Shippers deny coconut milk rumour

Shippers deny coconut milk rumour

Official rebuts claim of monkey business

A file photo shows a macaque picking a coconut from a tree at the Khlong Noi School for Monkeys in Surat Thani's Muang district. (Photo: Pattarapong Chatpattarasill)
A file photo shows a macaque picking a coconut from a tree at the Khlong Noi School for Monkeys in Surat Thani's Muang district. (Photo: Pattarapong Chatpattarasill)

The Commerce Ministry and food exporters brushed aside reports that Walmart, the giant US retailer, is dropping a Thai coconut milk brand on allegations of forced monkey labour, insisting such practices are a relic of the past.

Phusit Ratanakul Sereroengrit, director-general of the International Trade Promotion Department, said on Wednesday he already asked for information from Thai Trade Centers in the US, which have frequent contacts with large importers and distributors there.

Mr Phusit said the centres found Walmart still imports and sells products from Thailand and maintains a trade relationship as usual.

"It is normal practice for retail stores to place or remove some products from their shelves during certain periods to comply with consumer demand, which will vary upon the season," he said.

"People for the Ethical Treatment of Animals [PETA] is likely to claim a victory for the period when the retailer removed Thai coconut milk from its shelves to create a trade issue."

Mr Phusit referred to recent reports that Walmart dropped Thai coconut milk from its shelves after PETA allegations about forced monkey labour.

He said the department in partnership with processed food producers have continued to issue letters to defend against the allegations, while the Thai Food Processors Association released a statement and information about Thailand's coconut plantation and harvesting, reaffirming monkey labour is not used for export-orientated industries.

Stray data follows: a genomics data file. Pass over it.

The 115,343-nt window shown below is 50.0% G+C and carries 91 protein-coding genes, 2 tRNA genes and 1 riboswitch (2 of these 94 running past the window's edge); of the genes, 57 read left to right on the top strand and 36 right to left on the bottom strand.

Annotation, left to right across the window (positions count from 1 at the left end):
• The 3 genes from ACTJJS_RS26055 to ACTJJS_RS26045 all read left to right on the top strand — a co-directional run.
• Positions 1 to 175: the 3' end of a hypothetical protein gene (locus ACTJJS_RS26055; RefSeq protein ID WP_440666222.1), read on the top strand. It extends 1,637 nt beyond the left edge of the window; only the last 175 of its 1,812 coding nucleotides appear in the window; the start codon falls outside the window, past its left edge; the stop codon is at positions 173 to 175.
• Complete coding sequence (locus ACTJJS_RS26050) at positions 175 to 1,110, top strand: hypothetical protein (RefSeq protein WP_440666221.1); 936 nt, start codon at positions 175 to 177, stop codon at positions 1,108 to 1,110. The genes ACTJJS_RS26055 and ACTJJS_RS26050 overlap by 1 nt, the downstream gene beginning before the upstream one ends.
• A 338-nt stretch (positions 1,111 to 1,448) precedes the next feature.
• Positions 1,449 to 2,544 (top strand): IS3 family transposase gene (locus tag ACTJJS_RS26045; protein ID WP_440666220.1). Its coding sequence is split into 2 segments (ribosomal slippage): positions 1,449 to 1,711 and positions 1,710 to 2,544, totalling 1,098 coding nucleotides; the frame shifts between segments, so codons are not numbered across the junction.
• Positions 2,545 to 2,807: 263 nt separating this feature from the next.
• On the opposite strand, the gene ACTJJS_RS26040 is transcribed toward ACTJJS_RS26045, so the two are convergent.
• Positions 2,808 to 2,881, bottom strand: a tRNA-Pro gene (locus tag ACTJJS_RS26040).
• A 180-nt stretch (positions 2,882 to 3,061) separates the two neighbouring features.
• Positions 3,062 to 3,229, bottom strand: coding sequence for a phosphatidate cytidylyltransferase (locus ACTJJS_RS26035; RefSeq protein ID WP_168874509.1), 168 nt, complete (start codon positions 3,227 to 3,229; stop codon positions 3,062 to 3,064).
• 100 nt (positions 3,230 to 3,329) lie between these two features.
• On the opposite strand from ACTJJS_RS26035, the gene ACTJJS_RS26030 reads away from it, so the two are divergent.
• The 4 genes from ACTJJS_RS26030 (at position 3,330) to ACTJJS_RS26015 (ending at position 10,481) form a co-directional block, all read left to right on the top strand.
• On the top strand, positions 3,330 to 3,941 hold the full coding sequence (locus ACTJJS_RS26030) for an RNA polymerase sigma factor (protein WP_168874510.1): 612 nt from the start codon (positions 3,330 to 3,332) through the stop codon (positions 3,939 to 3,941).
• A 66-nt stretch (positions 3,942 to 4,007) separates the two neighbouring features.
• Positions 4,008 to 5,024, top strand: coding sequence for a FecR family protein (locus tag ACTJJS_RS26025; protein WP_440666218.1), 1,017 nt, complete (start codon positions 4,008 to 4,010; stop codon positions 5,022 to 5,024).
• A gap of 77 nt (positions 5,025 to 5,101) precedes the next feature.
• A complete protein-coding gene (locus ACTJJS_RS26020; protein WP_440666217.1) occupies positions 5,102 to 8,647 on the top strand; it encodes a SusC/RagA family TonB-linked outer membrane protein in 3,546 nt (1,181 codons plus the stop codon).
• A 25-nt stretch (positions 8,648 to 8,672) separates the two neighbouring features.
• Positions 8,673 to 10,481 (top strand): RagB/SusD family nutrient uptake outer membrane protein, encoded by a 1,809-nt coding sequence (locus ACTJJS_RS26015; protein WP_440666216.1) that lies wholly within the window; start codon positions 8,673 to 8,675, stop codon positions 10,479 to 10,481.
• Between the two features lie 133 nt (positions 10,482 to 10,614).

Visit Limlurcha, honorary president of the Thai Food Processors Association, insisted there is no forced monkey labour to pick coconuts for commercial purposes, noting humans replaced monkeys to harvest coconuts long ago.

"Pictures of monkeys collecting coconuts for tourism is a memory of the past. Thailand disproved this allegation two years ago by demonstrating the method it uses to bring coconuts to factories," he said. "Using monkey labour is strictly prohibited for contract farming between factories and coconut farmers. The coconut milk industry will not buy coconuts from farmers who use monkey labour. There is also a traceback system where people can check the process from its origin."

According to the Commerce Ministry, coconut milk exports fetched Thailand 4.4 billion baht in 2021, up 10% from a year before, with key export markets including the US, Europe, Asia, the Middle East and Africa.


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